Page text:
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The Fallacy of Funnels and User Engagement

This term is a loose metaphor for an expression we all know as “conversion rate”. In the best circumstances, funnels let everything pass through or in other words result in a 100% conversion rate. This action correlates with user engagement in ways that can be alternated to improve the return of users and define the consumer's loyalty to a site/product. Don’t let users enter your platform without giving up even the slightest bit of information. 

The fallacy of funnels

The funnels we all know to be are supposed to let everything through. Therefore, we use this as a metaphor for the ultimate case scenario of analyzing conversion rates. Presuming that everyone who possess similar characteristics in the funnel, a.k.a target market, will end up valuing the system and plan to return in the future. Unfortunately, the problem with the fallacy of funnels is the mindset behind ignoring how the web works.

The funnel assumes that users enter a pole of people that want/end with the same destiny. In other words, we the admins control their destiny. Any market researcher would agree that this mindset is mistaken. Let’s analyze the breakdown of the funnel.

  1. Customers are in multiple funnels. 
    • Let’s say you are wanting to purchase a new TV. You are doing your normal product research, but on 5 different sites at once. Each of these sites acts as a funnel for the competitor, but only one conversion is likely to happen when the time comes to buy the TV. These sites/funnels could be abandoned, but not due to your marketing funnel but because of your competitors. Therefore, that one user chose a different destiny. 
  2. AdWords
    • Just because you pay to have top search results, doesn’t necessarily mean the users will buy into it. Users trust their friends on social sites much more than search algorithms. Therefore, recommendations replace search engine rankings and could take a user out of your funnel. Although a user may land on your page, there is still a chance that user will receive opinions from another source causing an increase in bounce rate.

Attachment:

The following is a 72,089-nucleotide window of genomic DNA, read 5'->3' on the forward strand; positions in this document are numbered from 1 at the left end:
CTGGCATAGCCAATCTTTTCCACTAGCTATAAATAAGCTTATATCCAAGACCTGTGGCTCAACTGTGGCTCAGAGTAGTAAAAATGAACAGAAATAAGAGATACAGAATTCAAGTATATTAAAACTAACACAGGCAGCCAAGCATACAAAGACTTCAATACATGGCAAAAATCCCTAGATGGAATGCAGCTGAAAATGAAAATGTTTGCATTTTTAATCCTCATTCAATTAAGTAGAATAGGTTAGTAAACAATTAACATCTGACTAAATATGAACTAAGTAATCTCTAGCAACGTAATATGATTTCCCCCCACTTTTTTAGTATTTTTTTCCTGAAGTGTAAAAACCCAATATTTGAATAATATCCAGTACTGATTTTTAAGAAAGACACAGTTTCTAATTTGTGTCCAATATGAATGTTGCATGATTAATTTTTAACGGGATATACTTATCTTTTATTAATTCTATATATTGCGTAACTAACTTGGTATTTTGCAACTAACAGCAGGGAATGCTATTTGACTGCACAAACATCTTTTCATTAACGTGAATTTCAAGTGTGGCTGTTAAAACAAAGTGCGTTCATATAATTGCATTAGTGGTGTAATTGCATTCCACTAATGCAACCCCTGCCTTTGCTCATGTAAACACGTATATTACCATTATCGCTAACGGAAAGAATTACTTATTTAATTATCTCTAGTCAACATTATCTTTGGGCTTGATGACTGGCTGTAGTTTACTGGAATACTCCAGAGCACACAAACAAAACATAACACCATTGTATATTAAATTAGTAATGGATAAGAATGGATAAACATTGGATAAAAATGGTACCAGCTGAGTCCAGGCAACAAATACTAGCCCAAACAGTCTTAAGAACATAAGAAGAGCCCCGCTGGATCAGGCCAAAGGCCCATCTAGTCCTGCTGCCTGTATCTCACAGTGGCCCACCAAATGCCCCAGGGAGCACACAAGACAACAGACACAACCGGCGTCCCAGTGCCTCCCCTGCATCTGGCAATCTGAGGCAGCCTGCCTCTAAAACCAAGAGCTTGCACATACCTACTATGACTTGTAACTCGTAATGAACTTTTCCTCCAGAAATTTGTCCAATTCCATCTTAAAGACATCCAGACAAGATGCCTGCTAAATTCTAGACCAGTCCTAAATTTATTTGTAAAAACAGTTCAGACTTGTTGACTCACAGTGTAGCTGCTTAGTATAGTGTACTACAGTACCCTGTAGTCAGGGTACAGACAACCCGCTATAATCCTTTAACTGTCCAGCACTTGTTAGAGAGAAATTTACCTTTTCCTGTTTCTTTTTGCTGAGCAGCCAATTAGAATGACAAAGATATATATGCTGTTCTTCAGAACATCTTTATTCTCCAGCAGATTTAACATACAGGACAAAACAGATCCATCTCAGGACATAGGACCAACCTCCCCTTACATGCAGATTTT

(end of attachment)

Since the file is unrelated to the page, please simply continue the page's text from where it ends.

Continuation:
Funnel lowers once more. 

User engagement

The actual definition of an engaged customer varies from product to product and even service. 

Some sites need users to engage every day by logging in continuously, but others only need to be engaged with once a month. This exemplifies the difference in engagement needs.

Most customers who sign up will use a product only once. This is mostly true for any product/service that offers a free trial. This emphasizes the fallacy of funnels when you take away any barriers to sign up, you’ll get many users to sign up. Unfortunately, this doesn’t transfer to lots of conversions.  Here are 3 strategies to increase customer engagement and reduce the one-time use.

  1. Strong first impression
    • Every day, there is a possibility that someone new is seeing your site for the first time. What are their initial thoughts when seeing the home page or interface? This first screen that your users see should explain how your product/service works, motivate these users to sign-up, and let them know where to go if they need help.
  2. Gradual exposure
    • Throwing every quality of your product out there at once leaves no room for surprises. In a sense, you should under-promise your offerings for when the customer feels satisfied. Then, gradually expose them to new features to allow for delight and exemplification that they chose the right brand (you). Badly timed email blast and FAQ sheets aren’t the way to go. Leave time for these emails to arrive when the time is right and necessary. 
  3. Announcements 
    • Everyone loves new things! We may not enjoy ample change but new features never fail. These features may not even be new but could new to certain users who haven’t done research to know they are there. Users experience interfaces on different levels. We have surface users and in-depth users. Both very different but both profitable. In-app messages and site announcements are more engaging than emails. 

The fallacy of funnels is a term all marketers should be aware of and learn from.  It’s okay to manage your market in funnels but don’t expect them all to act the same. Engage your users and maybe your funnels will choose the same destiny. Try new strategies, and analyze the effect they have on your conversion rates. 

Blue Archer can assist with fresh structures for your site and app interfaces to alert users of new features and announcements. 



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